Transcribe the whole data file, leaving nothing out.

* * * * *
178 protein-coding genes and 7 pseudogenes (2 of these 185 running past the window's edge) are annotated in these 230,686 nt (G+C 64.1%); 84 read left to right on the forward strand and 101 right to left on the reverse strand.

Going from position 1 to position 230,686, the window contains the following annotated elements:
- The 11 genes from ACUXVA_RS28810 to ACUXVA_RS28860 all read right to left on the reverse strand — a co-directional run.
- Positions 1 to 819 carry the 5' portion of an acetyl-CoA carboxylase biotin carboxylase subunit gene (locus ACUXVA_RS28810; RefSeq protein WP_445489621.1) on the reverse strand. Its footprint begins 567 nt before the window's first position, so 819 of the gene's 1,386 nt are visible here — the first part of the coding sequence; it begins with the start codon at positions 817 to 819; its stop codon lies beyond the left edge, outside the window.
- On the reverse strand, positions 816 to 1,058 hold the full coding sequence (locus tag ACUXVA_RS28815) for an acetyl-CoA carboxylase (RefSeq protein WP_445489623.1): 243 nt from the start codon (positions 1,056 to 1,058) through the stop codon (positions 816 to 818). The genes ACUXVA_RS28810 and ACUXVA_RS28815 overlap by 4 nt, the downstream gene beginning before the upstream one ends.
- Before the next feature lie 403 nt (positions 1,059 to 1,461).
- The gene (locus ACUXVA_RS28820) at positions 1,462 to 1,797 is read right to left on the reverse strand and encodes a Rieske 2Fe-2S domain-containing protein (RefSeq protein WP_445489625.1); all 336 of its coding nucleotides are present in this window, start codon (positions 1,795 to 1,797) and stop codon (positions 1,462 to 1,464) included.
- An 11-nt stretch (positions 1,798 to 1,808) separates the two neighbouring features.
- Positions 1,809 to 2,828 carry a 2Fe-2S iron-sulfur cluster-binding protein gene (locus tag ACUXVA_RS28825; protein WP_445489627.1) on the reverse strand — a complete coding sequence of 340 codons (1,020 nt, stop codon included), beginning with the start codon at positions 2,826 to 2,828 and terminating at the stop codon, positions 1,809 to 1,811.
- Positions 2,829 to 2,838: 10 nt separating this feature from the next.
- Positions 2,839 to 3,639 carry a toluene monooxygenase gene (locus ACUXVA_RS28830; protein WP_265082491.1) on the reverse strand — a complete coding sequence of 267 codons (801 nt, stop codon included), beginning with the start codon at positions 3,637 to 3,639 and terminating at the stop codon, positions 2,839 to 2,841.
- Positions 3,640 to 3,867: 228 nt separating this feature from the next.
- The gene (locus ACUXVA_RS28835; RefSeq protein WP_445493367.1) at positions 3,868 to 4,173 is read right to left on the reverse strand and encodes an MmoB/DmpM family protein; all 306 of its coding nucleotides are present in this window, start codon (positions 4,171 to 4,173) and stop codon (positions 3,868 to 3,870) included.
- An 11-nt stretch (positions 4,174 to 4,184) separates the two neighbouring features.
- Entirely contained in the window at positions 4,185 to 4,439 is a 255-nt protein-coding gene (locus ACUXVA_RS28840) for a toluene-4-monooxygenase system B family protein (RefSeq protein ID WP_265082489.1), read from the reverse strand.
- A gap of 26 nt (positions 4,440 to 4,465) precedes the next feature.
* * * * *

178 protein-coding genes and 7 pseudogenes (2 of these 185 running past the window's edge) are annotated in these 230,686 nt (G+C 64.1%); 84 read left to right on the forward strand and 101 right to left on the reverse strand.

Going from position 1 to position 230,686, the window contains the following annotated elements:
- The 11 genes from ACUXVA_RS28810 to ACUXVA_RS28860 all read right to left on the reverse strand — a co-directional run.
- Positions 1 to 819 carry the 5' portion of an acetyl-CoA carboxylase biotin carboxylase subunit gene (locus ACUXVA_RS28810; RefSeq protein WP_445489621.1) on the reverse strand. Its footprint begins 567 nt before the window's first position, so 819 of the gene's 1,386 nt are visible here — the first part of the coding sequence; it begins with the start codon at positions 817 to 819; its stop codon lies beyond the left edge, outside the window.
- On the reverse strand, positions 816 to 1,058 hold the full coding sequence (locus tag ACUXVA_RS28815) for an acetyl-CoA carboxylase (RefSeq protein WP_445489623.1): 243 nt from the start codon (positions 1,056 to 1,058) through the stop codon (positions 816 to 818). The genes ACUXVA_RS28810 and ACUXVA_RS28815 overlap by 4 nt, the downstream gene beginning before the upstream one ends.
- Before the next feature lie 403 nt (positions 1,059 to 1,461).
- The gene (locus ACUXVA_RS28820) at positions 1,462 to 1,797 is read right to left on the reverse strand and encodes a Rieske 2Fe-2S domain-containing protein (RefSeq protein WP_445489625.1); all 336 of its coding nucleotides are present in this window, start codon (positions 1,795 to 1,797) and stop codon (positions 1,462 to 1,464) included.
- An 11-nt stretch (positions 1,798 to 1,808) separates the two neighbouring features.
- Positions 1,809 to 2,828 carry a 2Fe-2S iron-sulfur cluster-binding protein gene (locus tag ACUXVA_RS28825; protein WP_445489627.1) on the reverse strand — a complete coding sequence of 340 codons (1,020 nt, stop codon included), beginning with the start codon at positions 2,826 to 2,828 and terminating at the stop codon, positions 1,809 to 1,811.
- Positions 2,829 to 2,838: 10 nt separating this feature from the next.
- Positions 2,839 to 3,639 carry a toluene monooxygenase gene (locus ACUXVA_RS28830; protein WP_265082491.1) on the reverse strand — a complete coding sequence of 267 codons (801 nt, stop codon included), beginning with the start codon at positions 3,637 to 3,639 and terminating at the stop codon, positions 2,839 to 2,841.
- Positions 3,640 to 3,867: 228 nt separating this feature from the next.
- The gene (locus ACUXVA_RS28835; RefSeq protein WP_445493367.1) at positions 3,868 to 4,173 is read right to left on the reverse strand and encodes an MmoB/DmpM family protein; all 306 of its coding nucleotides are present in this window, start codon (positions 4,171 to 4,173) and stop codon (positions 3,868 to 3,870) included.
- An 11-nt stretch (positions 4,174 to 4,184) separates the two neighbouring features.
- Entirely contained in the window at positions 4,185 to 4,439 is a 255-nt protein-coding gene (locus ACUXVA_RS28840) for a toluene-4-monooxygenase system B family protein (RefSeq protein ID WP_265082489.1), read from the reverse strand.
- A gap of 26 nt (positions 4,440 to 4,465) precedes the next feature.